Paper No. 4
Presentation Time: 2:15 PM


SANTODOMINGO, Nadiezhda1, NOVAK, Vibor2, MARSHALL, Nathan3, DI MARTINO, Emanuela4, FRASER, Nicholas5, LO GIUDICE-CAPELLI, Elena5, RÖSLER, Anja6, PRETKOVIĆ, Vedrana6, RENEMA, Willem7 and JOHNSON, Kenneth G.8, (1)Natural History Museum, Cromwell Road, London, SW7 5BD, United Kingdom, (2)Department of Geology, Naturalis Biodiversity Center, P.O. Box 9517, Leiden, 2300 RA, Netherlands, (3)Department of Earth Sciences, Universiteit Utrecht, Budapestlaan 17, Utrecht, 3584 CD, Netherlands, (4)Earth Sciences, Natural History Museum, Cromwell Road, London, SW75BD, United Kingdom, (5)Institute of Geosciences, Marine Micropaleontology, Christian-Albrechts-Universitat zu Kiel, Ludewig-Meyn-Str. 14, Kiel, D-24118, Germany, (6)Departamento de Estratigrafía y Paleontología, Universidad de Granada, Campus Fuente Nueva s/n, Granada, 18002, Spain, (7)Geology, Netherlands Biodiversity Center, PO Box 9517, Leiden, 2324JJ, Netherlands, (8)Palaeontology, Natural History Museum, Cromwell Road, London, SW7 5BD, United Kingdom,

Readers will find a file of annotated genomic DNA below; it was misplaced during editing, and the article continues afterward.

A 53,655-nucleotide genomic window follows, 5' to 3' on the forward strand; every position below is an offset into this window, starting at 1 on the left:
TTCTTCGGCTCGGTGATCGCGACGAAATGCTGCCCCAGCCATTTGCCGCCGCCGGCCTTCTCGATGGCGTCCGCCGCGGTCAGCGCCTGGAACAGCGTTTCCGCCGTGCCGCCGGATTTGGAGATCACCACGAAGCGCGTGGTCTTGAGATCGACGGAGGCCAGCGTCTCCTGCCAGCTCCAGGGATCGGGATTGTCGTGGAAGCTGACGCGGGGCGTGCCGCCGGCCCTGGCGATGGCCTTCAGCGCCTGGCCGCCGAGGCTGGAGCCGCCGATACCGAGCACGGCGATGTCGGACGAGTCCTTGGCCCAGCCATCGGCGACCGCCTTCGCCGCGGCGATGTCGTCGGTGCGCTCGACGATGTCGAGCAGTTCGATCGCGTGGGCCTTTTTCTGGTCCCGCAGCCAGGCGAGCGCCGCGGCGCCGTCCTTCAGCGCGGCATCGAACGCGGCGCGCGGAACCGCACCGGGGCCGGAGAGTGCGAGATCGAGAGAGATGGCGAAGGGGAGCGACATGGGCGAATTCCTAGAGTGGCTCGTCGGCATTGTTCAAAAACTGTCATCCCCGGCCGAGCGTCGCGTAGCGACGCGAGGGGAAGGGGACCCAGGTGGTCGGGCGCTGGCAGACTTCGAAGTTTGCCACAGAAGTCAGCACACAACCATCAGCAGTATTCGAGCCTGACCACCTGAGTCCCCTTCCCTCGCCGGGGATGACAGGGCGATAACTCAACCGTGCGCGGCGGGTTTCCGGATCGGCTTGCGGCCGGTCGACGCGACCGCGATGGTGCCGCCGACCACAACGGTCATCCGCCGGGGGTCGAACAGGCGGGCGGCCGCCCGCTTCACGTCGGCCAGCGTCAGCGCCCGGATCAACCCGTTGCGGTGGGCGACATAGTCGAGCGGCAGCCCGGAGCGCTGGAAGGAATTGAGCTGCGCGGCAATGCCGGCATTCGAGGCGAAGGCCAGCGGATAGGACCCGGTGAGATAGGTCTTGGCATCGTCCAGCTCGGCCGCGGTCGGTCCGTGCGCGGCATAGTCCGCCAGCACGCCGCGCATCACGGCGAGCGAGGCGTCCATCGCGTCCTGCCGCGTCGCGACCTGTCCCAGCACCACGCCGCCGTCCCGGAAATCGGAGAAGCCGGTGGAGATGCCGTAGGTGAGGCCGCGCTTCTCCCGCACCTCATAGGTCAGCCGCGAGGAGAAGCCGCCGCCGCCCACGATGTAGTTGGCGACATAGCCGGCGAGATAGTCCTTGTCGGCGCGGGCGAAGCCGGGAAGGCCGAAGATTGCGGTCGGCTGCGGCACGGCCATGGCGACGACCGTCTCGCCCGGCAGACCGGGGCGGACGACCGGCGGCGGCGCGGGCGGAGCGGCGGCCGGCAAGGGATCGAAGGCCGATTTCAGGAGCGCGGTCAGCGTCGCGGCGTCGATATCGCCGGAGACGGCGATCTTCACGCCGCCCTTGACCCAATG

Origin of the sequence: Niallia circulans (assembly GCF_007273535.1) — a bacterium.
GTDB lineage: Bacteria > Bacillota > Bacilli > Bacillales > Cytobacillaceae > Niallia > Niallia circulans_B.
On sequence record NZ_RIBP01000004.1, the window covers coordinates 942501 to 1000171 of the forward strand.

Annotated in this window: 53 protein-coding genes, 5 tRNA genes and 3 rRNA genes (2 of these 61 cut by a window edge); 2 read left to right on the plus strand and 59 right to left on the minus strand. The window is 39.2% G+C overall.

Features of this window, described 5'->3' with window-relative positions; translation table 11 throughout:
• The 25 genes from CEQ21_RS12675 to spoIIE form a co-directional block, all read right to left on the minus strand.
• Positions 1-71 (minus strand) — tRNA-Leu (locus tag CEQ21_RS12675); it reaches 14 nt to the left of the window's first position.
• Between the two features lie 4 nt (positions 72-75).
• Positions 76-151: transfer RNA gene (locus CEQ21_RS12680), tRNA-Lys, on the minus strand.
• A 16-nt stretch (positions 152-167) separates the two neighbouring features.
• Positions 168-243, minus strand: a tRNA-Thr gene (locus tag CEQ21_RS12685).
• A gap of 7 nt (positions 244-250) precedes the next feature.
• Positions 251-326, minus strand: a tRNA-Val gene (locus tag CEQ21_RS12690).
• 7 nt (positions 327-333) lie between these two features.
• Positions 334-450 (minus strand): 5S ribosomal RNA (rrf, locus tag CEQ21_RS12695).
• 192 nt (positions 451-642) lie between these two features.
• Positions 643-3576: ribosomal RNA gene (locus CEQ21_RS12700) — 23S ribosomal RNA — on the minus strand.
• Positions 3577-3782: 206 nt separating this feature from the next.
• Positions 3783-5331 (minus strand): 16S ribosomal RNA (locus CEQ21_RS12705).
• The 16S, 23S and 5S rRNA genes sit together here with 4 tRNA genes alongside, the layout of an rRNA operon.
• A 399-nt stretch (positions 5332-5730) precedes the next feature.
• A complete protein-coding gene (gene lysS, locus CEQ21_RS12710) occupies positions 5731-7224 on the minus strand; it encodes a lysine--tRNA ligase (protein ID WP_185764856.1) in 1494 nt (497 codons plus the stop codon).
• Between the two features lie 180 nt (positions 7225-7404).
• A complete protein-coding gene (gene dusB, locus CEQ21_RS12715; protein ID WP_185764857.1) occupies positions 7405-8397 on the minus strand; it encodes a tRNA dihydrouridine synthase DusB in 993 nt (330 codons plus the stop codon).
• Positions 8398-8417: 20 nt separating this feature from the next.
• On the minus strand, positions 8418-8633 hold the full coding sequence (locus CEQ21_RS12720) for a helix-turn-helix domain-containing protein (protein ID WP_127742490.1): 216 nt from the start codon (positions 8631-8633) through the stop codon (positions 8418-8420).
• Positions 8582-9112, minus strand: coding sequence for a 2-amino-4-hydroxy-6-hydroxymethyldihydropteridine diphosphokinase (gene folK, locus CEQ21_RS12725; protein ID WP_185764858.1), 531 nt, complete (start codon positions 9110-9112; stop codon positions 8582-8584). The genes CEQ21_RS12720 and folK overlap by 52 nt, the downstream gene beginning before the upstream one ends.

Studies on coral communities living in marginal conditions (i.e. low light, high turbidity, extreme temperatures, high nutrients) are important to understand how coral reefs will respond to current global changes. The Kutai Basin (East Kalimantan (Indonesia) contains a rich and well-preserved Miocene fossil record of small patch reefs that developed under the influence of high siliciclastic inputs from the Mahakam Delta. In this study, we reconstruct the paleoenvironments associated with one of these delta-front patch reefs, as an attempt to understand the dynamics of marginal reefs in the past. Stratigraphic logs of two road-cut sections located in the vicinity of Samarinda were measured (each approx. 11 m thick and 20 m wide), and samples were collected to examine the biota assemblages (corals, foraminifers, coralline algae, and bryozoans). Preliminary biostratigraphic analysis suggests a Serravallian age (11-13 My) for this setting. Six sedimentary units were recognized including (1) a siltstone with larger benthic foraminifera (LBF), (2) a coaly shale with small amber chips, (3) a foralgal wackestone with the first appearance of plate, branching and phaceloid corals, (4) a LBF- and coral bioclastic packstone, (5) a plate coral bindstone with abundant bryozoans in a clay-rich matrix, and (6) barren shales. We infer that the development of this patch reef occurred during a relatively rapid transgression, from very shallow environments, to a depth suitable for the development of a platy-coral community. The fossil assemblages could cope with sediment input till abrupt increase in siliciclastic influx led to demise of the reef. Despite the turbid conditions, coral assemblages show a high diversity, including at least 42 genera (63 species). LBF assemblage includes Lepidosemicyclina polymorpha, Nephrolepidina ferreroi, Cycloclypeus annulatus, Operculina and Amphistegina. Coralline algae are dominated by Neogoniolithon spp, and few representatives of Hydrolithon spp. and Lithoporella sp. Fifty-four bryozoan species have been identified, including large encrusting forms growing underneath platy corals and fenestrated colonies found within the sediments. The integration of this data will contribute to our understanding of the structure and function of reefs in turbid settings.